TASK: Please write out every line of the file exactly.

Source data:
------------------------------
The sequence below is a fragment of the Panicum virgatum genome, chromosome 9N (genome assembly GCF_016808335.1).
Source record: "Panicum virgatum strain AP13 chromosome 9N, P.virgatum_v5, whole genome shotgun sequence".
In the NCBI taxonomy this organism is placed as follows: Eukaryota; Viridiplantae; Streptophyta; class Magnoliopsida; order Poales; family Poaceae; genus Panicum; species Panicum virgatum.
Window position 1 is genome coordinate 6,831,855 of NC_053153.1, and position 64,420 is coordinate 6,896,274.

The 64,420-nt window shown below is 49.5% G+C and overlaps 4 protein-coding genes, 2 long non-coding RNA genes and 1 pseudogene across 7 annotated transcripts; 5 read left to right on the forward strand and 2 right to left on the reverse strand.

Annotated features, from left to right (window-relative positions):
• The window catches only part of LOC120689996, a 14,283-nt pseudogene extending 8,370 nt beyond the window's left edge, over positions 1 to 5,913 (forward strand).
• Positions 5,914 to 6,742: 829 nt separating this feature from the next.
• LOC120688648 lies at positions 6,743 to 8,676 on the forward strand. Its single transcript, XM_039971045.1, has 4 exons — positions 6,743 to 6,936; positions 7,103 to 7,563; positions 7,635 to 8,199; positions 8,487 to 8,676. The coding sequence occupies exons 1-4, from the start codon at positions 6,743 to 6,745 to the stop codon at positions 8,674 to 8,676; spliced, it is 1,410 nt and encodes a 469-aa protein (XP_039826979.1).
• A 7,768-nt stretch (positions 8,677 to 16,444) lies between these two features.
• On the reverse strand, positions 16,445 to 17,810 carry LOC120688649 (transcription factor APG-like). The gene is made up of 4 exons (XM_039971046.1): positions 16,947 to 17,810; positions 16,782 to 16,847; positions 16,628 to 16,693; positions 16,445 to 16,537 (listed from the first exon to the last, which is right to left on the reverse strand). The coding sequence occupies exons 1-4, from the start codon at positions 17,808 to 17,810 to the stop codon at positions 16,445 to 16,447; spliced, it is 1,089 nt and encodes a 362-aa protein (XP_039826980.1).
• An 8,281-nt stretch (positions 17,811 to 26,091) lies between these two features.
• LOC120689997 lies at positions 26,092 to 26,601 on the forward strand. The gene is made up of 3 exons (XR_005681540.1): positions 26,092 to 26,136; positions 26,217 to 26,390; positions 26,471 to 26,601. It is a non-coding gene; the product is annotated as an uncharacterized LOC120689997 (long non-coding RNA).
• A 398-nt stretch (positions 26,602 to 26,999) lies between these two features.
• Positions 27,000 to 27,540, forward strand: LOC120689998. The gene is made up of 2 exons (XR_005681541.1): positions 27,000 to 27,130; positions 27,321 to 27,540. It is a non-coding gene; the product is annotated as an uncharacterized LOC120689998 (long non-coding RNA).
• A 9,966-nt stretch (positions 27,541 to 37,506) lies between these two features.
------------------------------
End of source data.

The sequence below is a fragment of the Panicum virgatum genome, chromosome 9N (genome assembly GCF_016808335.1).
Source record: "Panicum virgatum strain AP13 chromosome 9N, P.virgatum_v5, whole genome shotgun sequence".
In the NCBI taxonomy this organism is placed as follows: Eukaryota; Viridiplantae; Streptophyta; class Magnoliopsida; order Poales; family Poaceae; genus Panicum; species Panicum virgatum.
Window position 1 is genome coordinate 6,831,855 of NC_053153.1, and position 64,420 is coordinate 6,896,274.

The 64,420-nt window shown below is 49.5% G+C and overlaps 4 protein-coding genes, 2 long non-coding RNA genes and 1 pseudogene across 7 annotated transcripts; 5 read left to right on the forward strand and 2 right to left on the reverse strand.

Annotated features, from left to right (window-relative positions):
• The window catches only part of LOC120689996, a 14,283-nt pseudogene extending 8,370 nt beyond the window's left edge, over positions 1 to 5,913 (forward strand).
• Positions 5,914 to 6,742: 829 nt separating this feature from the next.
• LOC120688648 lies at positions 6,743 to 8,676 on the forward strand. Its single transcript, XM_039971045.1, has 4 exons — positions 6,743 to 6,936; positions 7,103 to 7,563; positions 7,635 to 8,199; positions 8,487 to 8,676. The coding sequence occupies exons 1-4, from the start codon at positions 6,743 to 6,745 to the stop codon at positions 8,674 to 8,676; spliced, it is 1,410 nt and encodes a 469-aa protein (XP_039826979.1).
• A 7,768-nt stretch (positions 8,677 to 16,444) lies between these two features.
• On the reverse strand, positions 16,445 to 17,810 carry LOC120688649 (transcription factor APG-like). The gene is made up of 4 exons (XM_039971046.1): positions 16,947 to 17,810; positions 16,782 to 16,847; positions 16,628 to 16,693; positions 16,445 to 16,537 (listed from the first exon to the last, which is right to left on the reverse strand). The coding sequence occupies exons 1-4, from the start codon at positions 17,808 to 17,810 to the stop codon at positions 16,445 to 16,447; spliced, it is 1,089 nt and encodes a 362-aa protein (XP_039826980.1).
• An 8,281-nt stretch (positions 17,811 to 26,091) lies between these two features.
• LOC120689997 lies at positions 26,092 to 26,601 on the forward strand. The gene is made up of 3 exons (XR_005681540.1): positions 26,092 to 26,136; positions 26,217 to 26,390; positions 26,471 to 26,601. It is a non-coding gene; the product is annotated as an uncharacterized LOC120689997 (long non-coding RNA).
• A 398-nt stretch (positions 26,602 to 26,999) lies between these two features.
• Positions 27,000 to 27,540, forward strand: LOC120689998. The gene is made up of 2 exons (XR_005681541.1): positions 27,000 to 27,130; positions 27,321 to 27,540. It is a non-coding gene; the product is annotated as an uncharacterized LOC120689998 (long non-coding RNA).
• A 9,966-nt stretch (positions 27,541 to 37,506) lies between these two features.